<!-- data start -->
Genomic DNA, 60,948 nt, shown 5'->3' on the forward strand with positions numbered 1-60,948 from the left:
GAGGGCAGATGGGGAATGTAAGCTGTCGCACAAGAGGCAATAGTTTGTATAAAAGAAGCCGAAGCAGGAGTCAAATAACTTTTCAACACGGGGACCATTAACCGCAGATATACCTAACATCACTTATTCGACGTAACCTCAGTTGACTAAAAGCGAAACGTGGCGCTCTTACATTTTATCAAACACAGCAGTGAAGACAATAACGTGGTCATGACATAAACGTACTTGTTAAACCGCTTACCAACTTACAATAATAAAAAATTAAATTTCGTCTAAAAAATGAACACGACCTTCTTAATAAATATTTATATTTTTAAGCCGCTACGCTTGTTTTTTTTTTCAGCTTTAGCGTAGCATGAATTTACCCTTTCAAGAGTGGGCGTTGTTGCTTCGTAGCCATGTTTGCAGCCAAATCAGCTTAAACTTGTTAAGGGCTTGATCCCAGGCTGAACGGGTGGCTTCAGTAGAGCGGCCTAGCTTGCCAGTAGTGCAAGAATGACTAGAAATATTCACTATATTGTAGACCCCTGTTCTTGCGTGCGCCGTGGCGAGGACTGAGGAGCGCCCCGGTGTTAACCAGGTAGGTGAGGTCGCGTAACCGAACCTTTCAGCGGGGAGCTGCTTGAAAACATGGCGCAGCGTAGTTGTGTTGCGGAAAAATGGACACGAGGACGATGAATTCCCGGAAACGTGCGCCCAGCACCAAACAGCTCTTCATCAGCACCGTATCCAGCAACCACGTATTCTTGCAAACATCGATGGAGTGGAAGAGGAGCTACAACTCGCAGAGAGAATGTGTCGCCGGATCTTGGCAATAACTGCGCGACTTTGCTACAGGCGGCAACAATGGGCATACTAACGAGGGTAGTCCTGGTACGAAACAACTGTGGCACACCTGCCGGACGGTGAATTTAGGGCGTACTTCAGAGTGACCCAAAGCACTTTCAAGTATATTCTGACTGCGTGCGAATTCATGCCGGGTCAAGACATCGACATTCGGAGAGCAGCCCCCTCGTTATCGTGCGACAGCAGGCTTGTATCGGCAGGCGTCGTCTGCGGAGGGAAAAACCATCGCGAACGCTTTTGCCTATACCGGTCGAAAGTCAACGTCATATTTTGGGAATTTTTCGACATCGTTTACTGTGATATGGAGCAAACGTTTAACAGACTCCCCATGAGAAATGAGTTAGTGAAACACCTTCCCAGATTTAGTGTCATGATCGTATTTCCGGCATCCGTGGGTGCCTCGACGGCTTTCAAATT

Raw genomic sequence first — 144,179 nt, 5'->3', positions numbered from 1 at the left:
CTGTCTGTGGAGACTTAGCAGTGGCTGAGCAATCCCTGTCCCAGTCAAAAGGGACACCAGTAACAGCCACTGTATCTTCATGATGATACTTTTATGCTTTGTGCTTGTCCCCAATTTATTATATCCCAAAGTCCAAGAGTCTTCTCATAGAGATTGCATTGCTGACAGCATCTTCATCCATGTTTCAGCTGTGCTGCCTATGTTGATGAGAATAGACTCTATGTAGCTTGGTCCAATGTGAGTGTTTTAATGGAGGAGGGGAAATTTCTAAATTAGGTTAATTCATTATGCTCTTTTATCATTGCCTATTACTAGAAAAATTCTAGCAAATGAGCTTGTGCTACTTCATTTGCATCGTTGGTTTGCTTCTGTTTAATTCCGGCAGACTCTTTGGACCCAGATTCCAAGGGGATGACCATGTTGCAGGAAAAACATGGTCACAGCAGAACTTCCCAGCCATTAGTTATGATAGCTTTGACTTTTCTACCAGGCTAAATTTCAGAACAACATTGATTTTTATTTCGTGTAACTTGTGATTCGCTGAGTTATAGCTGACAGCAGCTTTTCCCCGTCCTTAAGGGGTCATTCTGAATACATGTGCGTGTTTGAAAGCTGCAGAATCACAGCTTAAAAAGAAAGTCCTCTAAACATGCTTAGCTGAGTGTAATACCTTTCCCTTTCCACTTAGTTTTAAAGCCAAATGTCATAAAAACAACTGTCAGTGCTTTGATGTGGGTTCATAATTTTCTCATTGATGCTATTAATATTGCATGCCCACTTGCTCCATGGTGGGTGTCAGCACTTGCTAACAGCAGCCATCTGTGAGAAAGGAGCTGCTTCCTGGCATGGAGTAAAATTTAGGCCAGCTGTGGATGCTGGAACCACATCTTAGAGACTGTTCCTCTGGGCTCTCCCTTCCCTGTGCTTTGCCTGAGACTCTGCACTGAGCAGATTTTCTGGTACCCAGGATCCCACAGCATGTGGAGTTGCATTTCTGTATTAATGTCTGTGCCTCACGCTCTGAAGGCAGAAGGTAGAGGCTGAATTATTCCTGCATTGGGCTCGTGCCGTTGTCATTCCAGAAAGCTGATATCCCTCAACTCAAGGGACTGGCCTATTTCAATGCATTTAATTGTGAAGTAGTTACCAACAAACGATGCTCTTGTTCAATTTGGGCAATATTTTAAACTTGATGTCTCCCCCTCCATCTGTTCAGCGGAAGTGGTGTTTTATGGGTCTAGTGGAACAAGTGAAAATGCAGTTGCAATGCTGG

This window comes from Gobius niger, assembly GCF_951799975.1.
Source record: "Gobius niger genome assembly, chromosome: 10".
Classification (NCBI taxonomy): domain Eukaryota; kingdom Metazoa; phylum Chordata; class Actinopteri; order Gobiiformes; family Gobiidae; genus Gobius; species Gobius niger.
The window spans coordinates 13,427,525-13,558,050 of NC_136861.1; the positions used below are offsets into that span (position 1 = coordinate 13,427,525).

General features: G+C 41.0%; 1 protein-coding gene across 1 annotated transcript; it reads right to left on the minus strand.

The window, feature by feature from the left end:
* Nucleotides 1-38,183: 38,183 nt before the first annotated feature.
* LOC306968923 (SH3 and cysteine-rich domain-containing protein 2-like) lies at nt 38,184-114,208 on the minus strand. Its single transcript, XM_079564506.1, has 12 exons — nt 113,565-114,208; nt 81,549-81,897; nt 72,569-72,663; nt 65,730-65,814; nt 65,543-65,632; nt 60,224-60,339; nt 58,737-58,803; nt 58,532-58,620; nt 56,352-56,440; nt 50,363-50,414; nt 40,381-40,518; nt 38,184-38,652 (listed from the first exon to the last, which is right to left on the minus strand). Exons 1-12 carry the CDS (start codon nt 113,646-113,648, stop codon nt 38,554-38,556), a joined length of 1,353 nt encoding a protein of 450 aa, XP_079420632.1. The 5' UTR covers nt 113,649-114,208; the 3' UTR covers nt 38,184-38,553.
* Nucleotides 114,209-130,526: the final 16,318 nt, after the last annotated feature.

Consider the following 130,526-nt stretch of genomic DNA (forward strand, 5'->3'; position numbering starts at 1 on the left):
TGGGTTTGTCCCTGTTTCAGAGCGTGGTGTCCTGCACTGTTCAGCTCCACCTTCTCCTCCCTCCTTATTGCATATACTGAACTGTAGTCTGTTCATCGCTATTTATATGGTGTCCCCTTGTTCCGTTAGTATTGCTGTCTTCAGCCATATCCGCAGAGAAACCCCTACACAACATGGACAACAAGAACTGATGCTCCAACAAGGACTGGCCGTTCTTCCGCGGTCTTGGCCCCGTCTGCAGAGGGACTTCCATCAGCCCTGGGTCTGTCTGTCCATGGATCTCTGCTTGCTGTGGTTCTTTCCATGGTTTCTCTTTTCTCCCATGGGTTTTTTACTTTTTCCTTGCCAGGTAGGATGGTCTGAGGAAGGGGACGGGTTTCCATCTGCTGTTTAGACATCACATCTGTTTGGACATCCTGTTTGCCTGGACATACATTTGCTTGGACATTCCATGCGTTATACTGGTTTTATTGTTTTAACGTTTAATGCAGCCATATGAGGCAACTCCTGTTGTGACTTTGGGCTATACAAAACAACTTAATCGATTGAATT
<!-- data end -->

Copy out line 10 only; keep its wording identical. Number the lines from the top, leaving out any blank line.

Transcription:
The window, feature by feature from the left end: